Common questions about the initial management of hypertension.

Abstract

Hypertension is the most common chronic condition treated by family physicians. Elevated blood pressure is associated with an increased risk of heart failure, myocardial infarction, cerebrovascular disease, and death. Treatment of hypertension reduces the risk of these events. Several lifestyle modifications are associated with improvements in blood pressure, including the Dietary Approaches to Stop Hypertension diet, sodium restriction, regular exercise, and moderate weight loss. There is strong evidence that reducing diastolic blood pressure to less than 90 mm Hg is beneficial in adults older than 30 years. Although there is good evidence to support reducing systolic blood pressure to less than 150 mm Hg in adults older than 60 years, the evidence in younger adults is insufficient to recommend a specific goal. Black patients with chronic kidney disease who are treated with an angiotensin-converting enzyme inhibitor or angiotensin receptor blocker to a blood pressure of less than 140/90 mm Hg experience slower declines in glomerular filtration rates than patients treated with other medications. A blood pressure goal of less than 140/90 mm Hg is recommended in patients with chronic kidney disease and in those with diabetes mellitus. Thiazide diuretics, angiotensin-converting enzyme inhibitors, angiotensin receptor blockers, and calcium channel blockers are the preferred medications in nonblack patients; thiazide diuretics and calcium channel blockers are preferred in black patients.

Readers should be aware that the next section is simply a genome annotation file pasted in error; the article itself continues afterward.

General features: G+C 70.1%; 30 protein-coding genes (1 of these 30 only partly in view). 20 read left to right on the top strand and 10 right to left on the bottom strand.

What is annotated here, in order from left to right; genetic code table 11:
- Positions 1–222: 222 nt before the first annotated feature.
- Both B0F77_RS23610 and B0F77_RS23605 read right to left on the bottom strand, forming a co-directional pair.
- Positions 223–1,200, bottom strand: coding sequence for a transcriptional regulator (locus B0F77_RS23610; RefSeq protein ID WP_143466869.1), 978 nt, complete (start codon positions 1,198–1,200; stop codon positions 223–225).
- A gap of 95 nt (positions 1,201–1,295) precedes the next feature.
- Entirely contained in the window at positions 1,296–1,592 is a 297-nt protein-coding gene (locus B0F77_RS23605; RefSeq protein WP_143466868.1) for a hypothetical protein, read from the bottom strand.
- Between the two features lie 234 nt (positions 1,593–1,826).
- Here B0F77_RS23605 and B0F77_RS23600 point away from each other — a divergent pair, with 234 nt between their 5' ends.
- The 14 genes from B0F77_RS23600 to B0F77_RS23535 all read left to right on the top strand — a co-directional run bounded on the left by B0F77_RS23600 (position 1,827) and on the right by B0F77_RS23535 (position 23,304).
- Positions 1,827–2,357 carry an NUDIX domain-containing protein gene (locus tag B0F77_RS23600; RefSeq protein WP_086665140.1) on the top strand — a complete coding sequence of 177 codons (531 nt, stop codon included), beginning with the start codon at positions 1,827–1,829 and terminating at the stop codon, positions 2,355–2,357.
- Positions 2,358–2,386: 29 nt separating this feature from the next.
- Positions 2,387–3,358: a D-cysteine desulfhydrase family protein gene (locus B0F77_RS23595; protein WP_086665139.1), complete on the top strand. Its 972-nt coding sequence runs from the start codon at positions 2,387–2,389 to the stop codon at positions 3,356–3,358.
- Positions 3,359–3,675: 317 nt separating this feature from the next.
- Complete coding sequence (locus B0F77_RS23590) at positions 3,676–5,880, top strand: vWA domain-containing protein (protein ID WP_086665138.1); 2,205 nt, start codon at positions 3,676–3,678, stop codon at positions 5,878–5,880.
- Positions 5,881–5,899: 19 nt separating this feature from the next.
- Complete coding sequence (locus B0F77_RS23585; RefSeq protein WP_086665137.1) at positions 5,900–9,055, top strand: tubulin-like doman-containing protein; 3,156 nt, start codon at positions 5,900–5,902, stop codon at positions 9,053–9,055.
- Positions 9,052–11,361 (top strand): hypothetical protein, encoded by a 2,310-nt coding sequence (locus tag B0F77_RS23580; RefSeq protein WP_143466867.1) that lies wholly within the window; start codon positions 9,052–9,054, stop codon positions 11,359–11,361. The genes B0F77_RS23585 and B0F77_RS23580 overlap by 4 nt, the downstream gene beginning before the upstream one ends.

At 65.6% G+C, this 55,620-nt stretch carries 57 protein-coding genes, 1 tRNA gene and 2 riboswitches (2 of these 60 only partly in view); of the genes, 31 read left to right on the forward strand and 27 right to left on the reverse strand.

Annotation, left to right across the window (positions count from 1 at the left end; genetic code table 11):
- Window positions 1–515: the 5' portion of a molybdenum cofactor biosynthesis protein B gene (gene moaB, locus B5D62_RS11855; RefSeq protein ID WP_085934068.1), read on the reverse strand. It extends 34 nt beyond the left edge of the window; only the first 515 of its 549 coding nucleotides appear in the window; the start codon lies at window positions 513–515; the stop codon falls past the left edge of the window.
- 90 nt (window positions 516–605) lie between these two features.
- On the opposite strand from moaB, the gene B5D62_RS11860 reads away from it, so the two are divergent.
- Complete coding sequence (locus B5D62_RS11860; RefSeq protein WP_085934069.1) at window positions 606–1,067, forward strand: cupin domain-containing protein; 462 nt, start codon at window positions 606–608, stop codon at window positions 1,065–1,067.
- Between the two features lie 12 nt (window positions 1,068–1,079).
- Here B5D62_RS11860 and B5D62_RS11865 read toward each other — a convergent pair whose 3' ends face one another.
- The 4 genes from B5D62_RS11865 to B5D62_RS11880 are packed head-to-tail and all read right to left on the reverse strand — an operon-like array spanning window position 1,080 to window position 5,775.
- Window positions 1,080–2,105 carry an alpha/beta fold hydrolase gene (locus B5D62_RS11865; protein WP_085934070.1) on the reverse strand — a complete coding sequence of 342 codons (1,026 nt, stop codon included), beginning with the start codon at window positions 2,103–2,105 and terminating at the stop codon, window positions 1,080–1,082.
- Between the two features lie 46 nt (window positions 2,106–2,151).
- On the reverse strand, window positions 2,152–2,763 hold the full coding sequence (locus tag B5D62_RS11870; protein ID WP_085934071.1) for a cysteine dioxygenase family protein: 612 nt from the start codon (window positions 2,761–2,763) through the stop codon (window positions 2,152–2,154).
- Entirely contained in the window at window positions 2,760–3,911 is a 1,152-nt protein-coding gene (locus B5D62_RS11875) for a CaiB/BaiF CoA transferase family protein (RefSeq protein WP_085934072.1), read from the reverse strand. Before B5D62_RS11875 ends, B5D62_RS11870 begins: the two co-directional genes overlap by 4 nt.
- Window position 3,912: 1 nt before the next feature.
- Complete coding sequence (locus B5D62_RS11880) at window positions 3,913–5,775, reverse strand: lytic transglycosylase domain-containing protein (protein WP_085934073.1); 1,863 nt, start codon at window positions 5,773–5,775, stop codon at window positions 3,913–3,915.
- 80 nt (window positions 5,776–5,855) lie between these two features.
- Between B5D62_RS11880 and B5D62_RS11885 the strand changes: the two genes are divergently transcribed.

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Cite this paper

@article{Langan2015CommonQA, title={Common questions about the initial management of hypertension.}, author={Robert C Langan and Kristen Jones}, journal={American family physician}, year={2015}, volume={91 3}, pages={172-7} }